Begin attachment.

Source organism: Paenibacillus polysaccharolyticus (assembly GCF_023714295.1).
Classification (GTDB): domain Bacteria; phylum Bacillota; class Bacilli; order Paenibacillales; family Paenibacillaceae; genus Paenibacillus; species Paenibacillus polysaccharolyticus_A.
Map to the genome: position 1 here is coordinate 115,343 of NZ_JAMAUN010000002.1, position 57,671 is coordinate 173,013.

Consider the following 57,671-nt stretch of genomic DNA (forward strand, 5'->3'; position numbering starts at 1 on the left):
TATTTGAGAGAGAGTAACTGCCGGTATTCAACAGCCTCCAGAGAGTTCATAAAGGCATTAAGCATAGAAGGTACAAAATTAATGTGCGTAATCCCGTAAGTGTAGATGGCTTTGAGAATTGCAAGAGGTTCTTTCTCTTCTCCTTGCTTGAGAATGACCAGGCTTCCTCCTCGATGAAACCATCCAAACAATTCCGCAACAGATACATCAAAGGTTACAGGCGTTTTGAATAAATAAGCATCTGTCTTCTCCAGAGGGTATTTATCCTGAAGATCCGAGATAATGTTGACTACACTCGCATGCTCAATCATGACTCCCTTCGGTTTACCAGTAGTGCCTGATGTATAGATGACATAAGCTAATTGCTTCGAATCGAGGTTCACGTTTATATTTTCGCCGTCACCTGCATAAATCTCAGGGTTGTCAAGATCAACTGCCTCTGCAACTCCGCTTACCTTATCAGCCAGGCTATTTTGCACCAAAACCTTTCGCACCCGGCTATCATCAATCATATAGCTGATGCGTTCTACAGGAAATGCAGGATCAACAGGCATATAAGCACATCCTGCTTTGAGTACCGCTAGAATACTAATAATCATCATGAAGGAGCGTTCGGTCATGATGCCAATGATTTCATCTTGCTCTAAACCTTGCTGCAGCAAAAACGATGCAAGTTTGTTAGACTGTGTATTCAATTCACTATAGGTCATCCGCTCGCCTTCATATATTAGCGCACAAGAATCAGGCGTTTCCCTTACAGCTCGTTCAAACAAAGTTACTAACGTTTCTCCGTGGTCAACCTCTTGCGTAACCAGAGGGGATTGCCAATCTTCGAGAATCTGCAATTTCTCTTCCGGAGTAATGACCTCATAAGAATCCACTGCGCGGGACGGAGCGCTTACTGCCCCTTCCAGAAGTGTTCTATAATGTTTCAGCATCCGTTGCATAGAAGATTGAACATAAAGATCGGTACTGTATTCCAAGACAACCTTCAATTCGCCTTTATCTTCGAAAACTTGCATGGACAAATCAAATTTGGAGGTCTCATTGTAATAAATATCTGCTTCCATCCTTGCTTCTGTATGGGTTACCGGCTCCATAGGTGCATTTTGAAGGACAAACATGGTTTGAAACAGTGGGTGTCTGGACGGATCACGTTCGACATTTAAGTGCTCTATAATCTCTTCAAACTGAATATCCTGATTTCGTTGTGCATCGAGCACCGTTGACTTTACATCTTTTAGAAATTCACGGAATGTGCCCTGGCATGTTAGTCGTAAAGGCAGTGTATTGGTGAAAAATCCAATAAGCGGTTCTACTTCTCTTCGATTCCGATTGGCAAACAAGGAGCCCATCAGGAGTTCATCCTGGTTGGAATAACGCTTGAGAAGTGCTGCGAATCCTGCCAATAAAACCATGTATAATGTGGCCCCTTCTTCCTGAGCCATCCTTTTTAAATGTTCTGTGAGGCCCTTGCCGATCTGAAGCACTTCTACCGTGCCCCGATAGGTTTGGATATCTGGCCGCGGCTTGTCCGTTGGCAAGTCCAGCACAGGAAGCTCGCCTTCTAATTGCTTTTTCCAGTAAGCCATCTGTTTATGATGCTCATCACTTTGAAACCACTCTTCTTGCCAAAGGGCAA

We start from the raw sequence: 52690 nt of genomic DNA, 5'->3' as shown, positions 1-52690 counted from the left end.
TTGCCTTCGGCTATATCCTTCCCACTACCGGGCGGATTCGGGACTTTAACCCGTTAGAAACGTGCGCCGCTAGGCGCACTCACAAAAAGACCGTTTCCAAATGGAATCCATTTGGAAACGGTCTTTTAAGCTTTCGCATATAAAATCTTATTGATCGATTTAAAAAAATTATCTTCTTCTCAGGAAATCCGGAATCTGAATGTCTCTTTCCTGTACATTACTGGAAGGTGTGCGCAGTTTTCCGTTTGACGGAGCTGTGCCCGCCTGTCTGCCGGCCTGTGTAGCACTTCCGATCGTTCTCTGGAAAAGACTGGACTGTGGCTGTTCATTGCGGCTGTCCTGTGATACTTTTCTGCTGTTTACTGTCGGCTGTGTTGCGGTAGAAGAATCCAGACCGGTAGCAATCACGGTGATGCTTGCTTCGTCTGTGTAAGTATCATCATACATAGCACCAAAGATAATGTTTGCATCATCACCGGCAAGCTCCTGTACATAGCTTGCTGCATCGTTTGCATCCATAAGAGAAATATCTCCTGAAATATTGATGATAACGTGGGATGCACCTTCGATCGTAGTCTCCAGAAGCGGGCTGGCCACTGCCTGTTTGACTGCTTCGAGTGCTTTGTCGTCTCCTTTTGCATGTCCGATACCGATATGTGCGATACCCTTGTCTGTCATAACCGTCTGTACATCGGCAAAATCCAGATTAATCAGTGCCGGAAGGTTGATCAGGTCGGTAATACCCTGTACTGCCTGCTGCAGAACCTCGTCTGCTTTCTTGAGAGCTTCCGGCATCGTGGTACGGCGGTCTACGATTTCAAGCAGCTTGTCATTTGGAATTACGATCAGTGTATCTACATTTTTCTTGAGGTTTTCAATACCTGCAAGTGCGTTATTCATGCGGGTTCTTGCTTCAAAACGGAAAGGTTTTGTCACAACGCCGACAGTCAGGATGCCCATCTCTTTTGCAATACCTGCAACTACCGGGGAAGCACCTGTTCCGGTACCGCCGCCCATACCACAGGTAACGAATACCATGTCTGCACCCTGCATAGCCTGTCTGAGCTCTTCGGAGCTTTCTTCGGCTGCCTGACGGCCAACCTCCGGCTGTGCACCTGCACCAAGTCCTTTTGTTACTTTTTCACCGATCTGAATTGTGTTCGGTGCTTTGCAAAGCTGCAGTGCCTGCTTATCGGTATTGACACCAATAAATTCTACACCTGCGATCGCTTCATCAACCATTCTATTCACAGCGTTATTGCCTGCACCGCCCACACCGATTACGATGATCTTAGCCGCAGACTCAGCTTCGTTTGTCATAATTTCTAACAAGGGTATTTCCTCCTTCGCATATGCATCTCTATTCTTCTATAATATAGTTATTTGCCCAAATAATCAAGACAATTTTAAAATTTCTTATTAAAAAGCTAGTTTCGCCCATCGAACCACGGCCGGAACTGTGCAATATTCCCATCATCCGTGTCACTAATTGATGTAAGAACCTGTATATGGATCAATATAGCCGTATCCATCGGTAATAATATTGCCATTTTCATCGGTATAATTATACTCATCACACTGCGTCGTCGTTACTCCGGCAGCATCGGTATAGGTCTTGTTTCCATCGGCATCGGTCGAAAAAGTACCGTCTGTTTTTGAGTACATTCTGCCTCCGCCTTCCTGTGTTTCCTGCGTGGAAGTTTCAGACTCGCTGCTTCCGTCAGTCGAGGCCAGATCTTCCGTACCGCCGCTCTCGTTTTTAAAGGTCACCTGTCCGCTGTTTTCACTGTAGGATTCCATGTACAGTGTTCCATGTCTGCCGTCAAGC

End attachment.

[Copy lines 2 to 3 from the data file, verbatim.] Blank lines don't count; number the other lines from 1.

Classification (GTDB): domain Bacteria; phylum Bacillota; class Bacilli; order Paenibacillales; family Paenibacillaceae; genus Paenibacillus; species Paenibacillus polysaccharolyticus_A.
Map to the genome: position 1 here is coordinate 115,343 of NZ_JAMAUN010000002.1, position 57,671 is coordinate 173,013.